Each and every year I attend MidPoint Music Festival, it gets bigger and better. This year’s festival is continuing the tradition of upping the stakes, with even bigger bands and even better fanfare. There are superheroes on rooftops, a gigantic poster expo, art installations, food trucks, and more. Much of this is jammed in a two block-long Midway of lights, tents, trailers, and people that has basically taken over 12th Street.
The venue setups are great as well. It must have been a little sad for festival organizers to have to cut the Southgate House out of this year’s festivities, but the whole festival feels much more centralized and accessible for it. The new addition of SCPA’s Mayerson Theater was extremely successful; seeing Kaki King’s intricate acoustic guitar melodies in the subdued, full-seating auditorium was a delight. The acoustics were amazing and, judging from the attendees, may have given some music fans who may have been otherwise reluctant to commit to an evening of an Over-the-Rhine bar crawl a reason to commit to MidPoint.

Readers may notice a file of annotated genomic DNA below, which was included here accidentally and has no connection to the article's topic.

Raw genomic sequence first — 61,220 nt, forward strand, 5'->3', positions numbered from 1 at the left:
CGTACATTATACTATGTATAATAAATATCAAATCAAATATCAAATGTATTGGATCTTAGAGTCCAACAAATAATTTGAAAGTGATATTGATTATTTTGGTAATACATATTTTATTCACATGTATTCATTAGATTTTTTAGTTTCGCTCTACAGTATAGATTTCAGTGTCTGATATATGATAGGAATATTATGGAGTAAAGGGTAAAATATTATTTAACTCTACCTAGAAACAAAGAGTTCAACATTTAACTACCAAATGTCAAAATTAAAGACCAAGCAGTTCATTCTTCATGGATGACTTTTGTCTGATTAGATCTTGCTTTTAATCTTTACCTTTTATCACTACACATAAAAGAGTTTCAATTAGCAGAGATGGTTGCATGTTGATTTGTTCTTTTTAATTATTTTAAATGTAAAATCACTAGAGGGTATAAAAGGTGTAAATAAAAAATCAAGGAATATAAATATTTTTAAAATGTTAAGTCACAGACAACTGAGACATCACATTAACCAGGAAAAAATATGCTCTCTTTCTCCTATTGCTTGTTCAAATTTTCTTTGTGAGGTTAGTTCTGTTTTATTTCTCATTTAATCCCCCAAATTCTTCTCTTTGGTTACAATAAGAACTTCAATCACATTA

Just like last year, the sound inside the outdoor tent at Grammars amazing, with the Joy Formidable absolutely destroying their set of intense psych rock. They’ll probably be remembered best for their noisy, climatic finale with the song “Whirring,” where they unleashed dual giant inflatable panther heads which grinned and yawned as the band erupted into a cacophony of double-pedal bass drums and guitar feedback.
The Vitamin Water Room at the Hanke Building is perhaps the stylistic heart of the festival – a previously-unused space transformed into a hip performance area and makeshift bar with the power of graffiti and Vitamin Water sponsorship (their product, by the way, was a perfect solution for washing down the delicious donuts Busken Bakery was giving out on street corners). I went there to watch the Dodos and at first I thought the quickly assembled sound system was acting as a hamper on their sound – they were overdriven, loud, and a little chaotic. But then it dawned on me that the Dodos are a hard band to mix properly – Meric Long plays his electric guitar like an acoustic guitar and his acoustic guitar like a drum. They’re prone to bursts of screaming and dissonance. However, they have a bewitching flipside as well. By the end of the set, they were blending French horn with acoustic fingerpicking and the whole room was dancing along.